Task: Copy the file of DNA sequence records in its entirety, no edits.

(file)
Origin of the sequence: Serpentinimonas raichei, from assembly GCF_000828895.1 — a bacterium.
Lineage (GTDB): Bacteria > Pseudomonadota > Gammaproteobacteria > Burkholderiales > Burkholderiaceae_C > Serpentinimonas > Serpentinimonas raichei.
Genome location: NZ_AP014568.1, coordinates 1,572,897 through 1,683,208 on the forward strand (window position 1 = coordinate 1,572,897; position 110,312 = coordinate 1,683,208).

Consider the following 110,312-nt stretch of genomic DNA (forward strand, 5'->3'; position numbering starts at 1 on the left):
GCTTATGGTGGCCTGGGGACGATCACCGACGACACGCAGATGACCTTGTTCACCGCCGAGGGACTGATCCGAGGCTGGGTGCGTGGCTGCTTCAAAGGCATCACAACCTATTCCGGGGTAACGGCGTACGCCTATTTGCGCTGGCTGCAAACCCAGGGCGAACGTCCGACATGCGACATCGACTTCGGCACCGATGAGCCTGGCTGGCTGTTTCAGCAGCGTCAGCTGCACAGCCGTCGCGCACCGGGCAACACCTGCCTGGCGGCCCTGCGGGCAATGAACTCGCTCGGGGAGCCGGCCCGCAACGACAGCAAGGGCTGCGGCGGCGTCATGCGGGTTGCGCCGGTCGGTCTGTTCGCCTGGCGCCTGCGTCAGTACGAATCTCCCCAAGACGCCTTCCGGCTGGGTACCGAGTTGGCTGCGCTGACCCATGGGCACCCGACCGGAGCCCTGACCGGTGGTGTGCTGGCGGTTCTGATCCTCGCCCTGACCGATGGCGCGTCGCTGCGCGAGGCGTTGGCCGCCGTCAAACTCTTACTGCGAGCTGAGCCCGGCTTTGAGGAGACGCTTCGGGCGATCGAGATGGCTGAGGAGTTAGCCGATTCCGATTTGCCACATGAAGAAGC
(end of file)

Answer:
Origin of the sequence: Serpentinimonas raichei, from assembly GCF_000828895.1 — a bacterium.
Lineage (GTDB): Bacteria > Pseudomonadota > Gammaproteobacteria > Burkholderiales > Burkholderiaceae_C > Serpentinimonas > Serpentinimonas raichei.
Genome location: NZ_AP014568.1, coordinates 1,572,897 through 1,683,208 on the forward strand (window position 1 = coordinate 1,572,897; position 110,312 = coordinate 1,683,208).

Consider the following 110,312-nt stretch of genomic DNA (forward strand, 5'->3'; position numbering starts at 1 on the left):
GCTTATGGTGGCCTGGGGACGATCACCGACGACACGCAGATGACCTTGTTCACCGCCGAGGGACTGATCCGAGGCTGGGTGCGTGGCTGCTTCAAAGGCATCACAACCTATTCCGGGGTAACGGCGTACGCCTATTTGCGCTGGCTGCAAACCCAGGGCGAACGTCCGACATGCGACATCGACTTCGGCACCGATGAGCCTGGCTGGCTGTTTCAGCAGCGTCAGCTGCACAGCCGTCGCGCACCGGGCAACACCTGCCTGGCGGCCCTGCGGGCAATGAACTCGCTCGGGGAGCCGGCCCGCAACGACAGCAAGGGCTGCGGCGGCGTCATGCGGGTTGCGCCGGTCGGTCTGTTCGCCTGGCGCCTGCGTCAGTACGAATCTCCCCAAGACGCCTTCCGGCTGGGTACCGAGTTGGCTGCGCTGACCCATGGGCACCCGACCGGAGCCCTGACCGGTGGTGTGCTGGCGGTTCTGATCCTCGCCCTGACCGATGGCGCGTCGCTGCGCGAGGCGTTGGCCGCCGTCAAACTCTTACTGCGAGCTGAGCCCGGCTTTGAGGAGACGCTTCGGGCGATCGAGATGGCTGAGGAGTTAGCCGATTCCGATTTGCCACATGAAGAAGC